Under the plan approved by Saudi King Abdullah, the religious police, religious police, formally the
Commission for the Promotion of Virtue and the Prevention of Vice in Saudi
Arabia, was granted expanded power, Middle East Newsline reported. Officials said the
would monitor Internet traffic as well as the use of cellular phones.
Officials said 375 officers would be trained in technology and Internet
Since assuming the throne in 2005, Abdullah has strengthened the
religious police. This has included increasing the force from about 5,000 to
more than 10,000 members.
In March 2007, Riyad approved a law that banned hacking and unauthorized
photography from cellular phones. The law set a one-year prison sentence and
a fine of 500,000 Saudi riyals, or $133,000.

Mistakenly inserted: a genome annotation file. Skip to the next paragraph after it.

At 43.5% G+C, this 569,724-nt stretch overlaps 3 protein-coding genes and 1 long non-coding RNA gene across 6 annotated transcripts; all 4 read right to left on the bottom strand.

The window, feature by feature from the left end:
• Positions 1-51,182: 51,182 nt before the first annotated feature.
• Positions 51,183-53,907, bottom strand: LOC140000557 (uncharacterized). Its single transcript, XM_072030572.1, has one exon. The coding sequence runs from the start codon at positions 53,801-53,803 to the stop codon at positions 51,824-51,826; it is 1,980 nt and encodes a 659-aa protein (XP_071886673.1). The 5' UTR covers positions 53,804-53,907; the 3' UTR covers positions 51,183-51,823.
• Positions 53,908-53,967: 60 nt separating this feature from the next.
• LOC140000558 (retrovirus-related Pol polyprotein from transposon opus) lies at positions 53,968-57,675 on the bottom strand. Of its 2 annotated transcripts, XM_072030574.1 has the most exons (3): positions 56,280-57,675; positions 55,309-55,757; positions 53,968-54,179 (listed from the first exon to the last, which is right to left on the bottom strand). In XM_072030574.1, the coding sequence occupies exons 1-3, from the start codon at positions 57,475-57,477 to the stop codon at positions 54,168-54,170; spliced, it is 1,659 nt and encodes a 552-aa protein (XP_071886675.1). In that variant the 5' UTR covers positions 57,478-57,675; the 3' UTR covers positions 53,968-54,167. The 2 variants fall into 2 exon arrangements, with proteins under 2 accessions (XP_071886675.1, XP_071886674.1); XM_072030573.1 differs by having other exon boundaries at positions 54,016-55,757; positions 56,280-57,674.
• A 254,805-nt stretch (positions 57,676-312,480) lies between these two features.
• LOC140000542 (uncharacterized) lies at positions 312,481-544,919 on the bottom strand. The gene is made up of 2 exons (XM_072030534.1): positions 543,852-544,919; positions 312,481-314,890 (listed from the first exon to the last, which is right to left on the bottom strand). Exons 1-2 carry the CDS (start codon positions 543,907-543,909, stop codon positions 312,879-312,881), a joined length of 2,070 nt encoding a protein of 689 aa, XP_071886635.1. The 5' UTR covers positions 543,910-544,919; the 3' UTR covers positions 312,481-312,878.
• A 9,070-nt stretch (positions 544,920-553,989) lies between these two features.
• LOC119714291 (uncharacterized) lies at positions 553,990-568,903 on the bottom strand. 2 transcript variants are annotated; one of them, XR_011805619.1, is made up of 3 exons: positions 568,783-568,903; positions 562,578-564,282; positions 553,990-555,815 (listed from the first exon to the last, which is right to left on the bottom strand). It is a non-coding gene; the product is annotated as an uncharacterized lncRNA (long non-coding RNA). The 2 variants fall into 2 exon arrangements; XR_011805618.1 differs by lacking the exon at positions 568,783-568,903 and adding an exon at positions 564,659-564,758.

The legislation stemmed from complaints by prominent Saudis of the use
of cellular phones to illicitly photograph women in public places. At one
point, photographs of Saudi women in toilets or in dressing rooms were
posted on the Internet.
In 2004, the religious police launched a campaign against cellular
camera phones. At one point, the kingdom banned the import of these devices.
In an interview with the London-based A-Sharq Al Awsat daily, Tuwaijri
outlined the commission's plan to combat technology deemed offensive to
Islam. He said religious police would monitor the purchase of goods regarded
as obscene or blasphemous.
Tuwaijri said religious police would also learn English and other
languages to navigate the Internet and deal with foreigners. He said
officers must learn to identify sacrilegious products.
"There are commercial goods that could cause offense to religions such
as those that are contemptuous towards God or anything that Muslims deem
sacred, or that contain phrases against Islam," Tuwaijri said. "There are
goods that bear indecent phrases or pictures or that promote vice."